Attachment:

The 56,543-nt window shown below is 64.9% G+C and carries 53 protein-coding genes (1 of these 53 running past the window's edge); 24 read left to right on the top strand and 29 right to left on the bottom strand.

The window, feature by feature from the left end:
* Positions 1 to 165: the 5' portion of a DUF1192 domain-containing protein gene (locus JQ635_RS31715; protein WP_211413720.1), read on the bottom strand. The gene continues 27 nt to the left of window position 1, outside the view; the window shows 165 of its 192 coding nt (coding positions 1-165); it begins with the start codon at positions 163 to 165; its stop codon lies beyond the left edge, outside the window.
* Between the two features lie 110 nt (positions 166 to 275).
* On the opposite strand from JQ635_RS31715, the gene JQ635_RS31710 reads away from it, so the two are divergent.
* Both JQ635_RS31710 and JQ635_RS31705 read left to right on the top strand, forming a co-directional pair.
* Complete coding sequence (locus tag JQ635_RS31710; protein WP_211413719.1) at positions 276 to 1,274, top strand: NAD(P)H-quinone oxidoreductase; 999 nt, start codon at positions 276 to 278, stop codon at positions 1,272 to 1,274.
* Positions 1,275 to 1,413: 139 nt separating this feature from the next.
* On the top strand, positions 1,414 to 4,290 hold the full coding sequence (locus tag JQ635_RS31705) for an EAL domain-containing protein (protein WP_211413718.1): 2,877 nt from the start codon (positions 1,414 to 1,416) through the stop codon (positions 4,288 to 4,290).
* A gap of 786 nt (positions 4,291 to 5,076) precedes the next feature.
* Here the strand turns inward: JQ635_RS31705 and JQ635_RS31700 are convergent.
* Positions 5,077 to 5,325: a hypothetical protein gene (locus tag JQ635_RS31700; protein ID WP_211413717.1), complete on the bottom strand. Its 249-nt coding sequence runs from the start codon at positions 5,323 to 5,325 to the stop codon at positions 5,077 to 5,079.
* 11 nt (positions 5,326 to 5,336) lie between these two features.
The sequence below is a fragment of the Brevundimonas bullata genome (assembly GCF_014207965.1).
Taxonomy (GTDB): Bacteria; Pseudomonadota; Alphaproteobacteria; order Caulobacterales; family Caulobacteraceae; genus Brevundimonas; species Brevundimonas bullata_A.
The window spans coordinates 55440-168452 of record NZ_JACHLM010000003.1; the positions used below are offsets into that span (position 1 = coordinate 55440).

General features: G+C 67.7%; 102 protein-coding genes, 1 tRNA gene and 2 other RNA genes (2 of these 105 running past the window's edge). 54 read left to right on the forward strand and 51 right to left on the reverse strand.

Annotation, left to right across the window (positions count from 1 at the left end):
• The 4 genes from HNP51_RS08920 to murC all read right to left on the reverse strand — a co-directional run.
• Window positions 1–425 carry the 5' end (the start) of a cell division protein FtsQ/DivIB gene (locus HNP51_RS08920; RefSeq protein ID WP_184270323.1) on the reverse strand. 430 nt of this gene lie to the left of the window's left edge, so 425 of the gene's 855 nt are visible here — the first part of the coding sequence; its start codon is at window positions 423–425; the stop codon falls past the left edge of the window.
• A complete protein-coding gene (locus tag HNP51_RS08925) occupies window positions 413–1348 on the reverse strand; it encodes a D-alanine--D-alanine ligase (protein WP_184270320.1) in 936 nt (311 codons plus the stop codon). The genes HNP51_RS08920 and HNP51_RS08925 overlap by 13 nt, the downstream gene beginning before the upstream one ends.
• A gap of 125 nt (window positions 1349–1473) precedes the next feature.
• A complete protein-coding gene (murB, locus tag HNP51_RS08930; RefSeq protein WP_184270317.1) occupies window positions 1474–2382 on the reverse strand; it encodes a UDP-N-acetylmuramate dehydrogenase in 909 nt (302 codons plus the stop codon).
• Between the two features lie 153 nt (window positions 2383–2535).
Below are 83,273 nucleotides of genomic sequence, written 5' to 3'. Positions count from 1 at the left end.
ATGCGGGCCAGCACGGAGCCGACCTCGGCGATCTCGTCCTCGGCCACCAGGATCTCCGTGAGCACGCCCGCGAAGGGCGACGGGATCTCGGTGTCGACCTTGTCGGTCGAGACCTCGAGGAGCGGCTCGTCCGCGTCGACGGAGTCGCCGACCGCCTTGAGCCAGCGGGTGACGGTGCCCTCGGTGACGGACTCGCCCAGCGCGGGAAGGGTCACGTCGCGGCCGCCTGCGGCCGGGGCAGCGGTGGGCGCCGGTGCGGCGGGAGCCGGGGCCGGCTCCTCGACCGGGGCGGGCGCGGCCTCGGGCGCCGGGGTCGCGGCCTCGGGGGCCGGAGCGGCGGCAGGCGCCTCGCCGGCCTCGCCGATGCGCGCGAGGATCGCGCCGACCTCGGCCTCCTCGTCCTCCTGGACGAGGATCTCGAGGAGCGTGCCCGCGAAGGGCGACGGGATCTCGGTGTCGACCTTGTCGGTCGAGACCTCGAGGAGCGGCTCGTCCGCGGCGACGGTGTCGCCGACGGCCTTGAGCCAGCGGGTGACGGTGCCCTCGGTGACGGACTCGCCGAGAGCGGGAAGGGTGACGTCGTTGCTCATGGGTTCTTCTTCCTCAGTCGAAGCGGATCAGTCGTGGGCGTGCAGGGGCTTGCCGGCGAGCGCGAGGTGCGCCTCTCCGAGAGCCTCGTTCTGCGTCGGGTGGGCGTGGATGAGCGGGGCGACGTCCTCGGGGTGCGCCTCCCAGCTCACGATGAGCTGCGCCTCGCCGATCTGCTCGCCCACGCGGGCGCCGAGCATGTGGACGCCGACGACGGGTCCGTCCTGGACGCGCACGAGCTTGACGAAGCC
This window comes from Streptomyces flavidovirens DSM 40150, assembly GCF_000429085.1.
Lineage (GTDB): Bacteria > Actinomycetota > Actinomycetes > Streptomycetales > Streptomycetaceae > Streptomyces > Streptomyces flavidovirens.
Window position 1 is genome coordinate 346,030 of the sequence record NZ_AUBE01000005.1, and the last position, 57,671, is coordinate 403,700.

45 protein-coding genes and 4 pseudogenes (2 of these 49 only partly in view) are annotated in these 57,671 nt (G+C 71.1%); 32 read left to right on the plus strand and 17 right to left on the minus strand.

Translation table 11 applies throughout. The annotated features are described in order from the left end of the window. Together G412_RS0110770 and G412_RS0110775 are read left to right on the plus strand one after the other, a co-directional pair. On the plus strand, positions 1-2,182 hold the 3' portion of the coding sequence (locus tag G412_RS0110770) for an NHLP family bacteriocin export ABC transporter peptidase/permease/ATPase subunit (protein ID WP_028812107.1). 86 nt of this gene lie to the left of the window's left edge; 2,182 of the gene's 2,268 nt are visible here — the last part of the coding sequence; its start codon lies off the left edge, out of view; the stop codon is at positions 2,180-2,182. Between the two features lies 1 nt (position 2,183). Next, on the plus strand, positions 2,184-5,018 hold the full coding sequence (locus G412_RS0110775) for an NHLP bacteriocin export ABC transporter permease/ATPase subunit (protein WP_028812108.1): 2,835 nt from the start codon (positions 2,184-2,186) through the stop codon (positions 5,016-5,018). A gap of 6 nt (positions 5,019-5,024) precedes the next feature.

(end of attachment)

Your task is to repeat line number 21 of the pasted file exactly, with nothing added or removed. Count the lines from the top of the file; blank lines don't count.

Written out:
• A complete protein-coding gene (locus tag HNP51_RS08925) occupies window positions 413–1348 on the reverse strand; it encodes a D-alanine--D-alanine ligase (protein WP_184270320.1) in 936 nt (311 codons plus the stop codon). The genes HNP51_RS08920 and HNP51_RS08925 overlap by 13 nt, the downstream gene beginning before the upstream one ends.